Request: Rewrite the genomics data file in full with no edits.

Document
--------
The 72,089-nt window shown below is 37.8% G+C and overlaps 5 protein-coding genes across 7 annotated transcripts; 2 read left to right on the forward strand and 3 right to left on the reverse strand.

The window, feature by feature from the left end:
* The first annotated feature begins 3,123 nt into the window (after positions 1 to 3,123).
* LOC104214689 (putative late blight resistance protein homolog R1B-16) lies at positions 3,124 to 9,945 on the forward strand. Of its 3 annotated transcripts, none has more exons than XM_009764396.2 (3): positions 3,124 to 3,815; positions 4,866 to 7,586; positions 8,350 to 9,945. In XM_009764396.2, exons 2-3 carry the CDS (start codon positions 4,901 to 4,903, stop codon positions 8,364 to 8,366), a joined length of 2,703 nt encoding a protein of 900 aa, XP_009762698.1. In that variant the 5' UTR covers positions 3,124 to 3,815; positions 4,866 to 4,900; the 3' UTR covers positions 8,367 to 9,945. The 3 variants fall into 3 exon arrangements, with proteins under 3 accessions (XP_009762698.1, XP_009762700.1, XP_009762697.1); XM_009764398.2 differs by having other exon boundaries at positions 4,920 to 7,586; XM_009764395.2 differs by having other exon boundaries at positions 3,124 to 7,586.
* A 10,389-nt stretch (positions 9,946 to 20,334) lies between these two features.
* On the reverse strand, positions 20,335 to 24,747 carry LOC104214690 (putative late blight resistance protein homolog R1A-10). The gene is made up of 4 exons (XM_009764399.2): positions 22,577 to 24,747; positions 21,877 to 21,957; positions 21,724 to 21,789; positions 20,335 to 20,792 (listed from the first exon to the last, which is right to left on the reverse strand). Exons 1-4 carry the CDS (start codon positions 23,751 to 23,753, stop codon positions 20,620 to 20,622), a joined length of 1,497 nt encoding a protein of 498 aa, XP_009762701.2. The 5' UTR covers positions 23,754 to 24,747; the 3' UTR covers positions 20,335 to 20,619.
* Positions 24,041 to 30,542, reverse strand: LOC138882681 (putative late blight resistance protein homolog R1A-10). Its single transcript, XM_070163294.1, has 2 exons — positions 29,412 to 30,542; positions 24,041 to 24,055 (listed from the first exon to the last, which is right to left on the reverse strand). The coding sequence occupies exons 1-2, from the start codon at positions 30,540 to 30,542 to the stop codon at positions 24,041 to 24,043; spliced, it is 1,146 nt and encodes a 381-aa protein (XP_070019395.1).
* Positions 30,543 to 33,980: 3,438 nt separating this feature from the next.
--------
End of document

The 72,089-nt window shown below is 37.8% G+C and overlaps 5 protein-coding genes across 7 annotated transcripts; 2 read left to right on the forward strand and 3 right to left on the reverse strand.

The window, feature by feature from the left end:
* The first annotated feature begins 3,123 nt into the window (after positions 1 to 3,123).
* LOC104214689 (putative late blight resistance protein homolog R1B-16) lies at positions 3,124 to 9,945 on the forward strand. Of its 3 annotated transcripts, none has more exons than XM_009764396.2 (3): positions 3,124 to 3,815; positions 4,866 to 7,586; positions 8,350 to 9,945. In XM_009764396.2, exons 2-3 carry the CDS (start codon positions 4,901 to 4,903, stop codon positions 8,364 to 8,366), a joined length of 2,703 nt encoding a protein of 900 aa, XP_009762698.1. In that variant the 5' UTR covers positions 3,124 to 3,815; positions 4,866 to 4,900; the 3' UTR covers positions 8,367 to 9,945. The 3 variants fall into 3 exon arrangements, with proteins under 3 accessions (XP_009762698.1, XP_009762700.1, XP_009762697.1); XM_009764398.2 differs by having other exon boundaries at positions 4,920 to 7,586; XM_009764395.2 differs by having other exon boundaries at positions 3,124 to 7,586.
* A 10,389-nt stretch (positions 9,946 to 20,334) lies between these two features.
* On the reverse strand, positions 20,335 to 24,747 carry LOC104214690 (putative late blight resistance protein homolog R1A-10). The gene is made up of 4 exons (XM_009764399.2): positions 22,577 to 24,747; positions 21,877 to 21,957; positions 21,724 to 21,789; positions 20,335 to 20,792 (listed from the first exon to the last, which is right to left on the reverse strand). Exons 1-4 carry the CDS (start codon positions 23,751 to 23,753, stop codon positions 20,620 to 20,622), a joined length of 1,497 nt encoding a protein of 498 aa, XP_009762701.2. The 5' UTR covers positions 23,754 to 24,747; the 3' UTR covers positions 20,335 to 20,619.
* Positions 24,041 to 30,542, reverse strand: LOC138882681 (putative late blight resistance protein homolog R1A-10). Its single transcript, XM_070163294.1, has 2 exons — positions 29,412 to 30,542; positions 24,041 to 24,055 (listed from the first exon to the last, which is right to left on the reverse strand). The coding sequence occupies exons 1-2, from the start codon at positions 30,540 to 30,542 to the stop codon at positions 24,041 to 24,043; spliced, it is 1,146 nt and encodes a 381-aa protein (XP_070019395.1).
* Positions 30,543 to 33,980: 3,438 nt separating this feature from the next.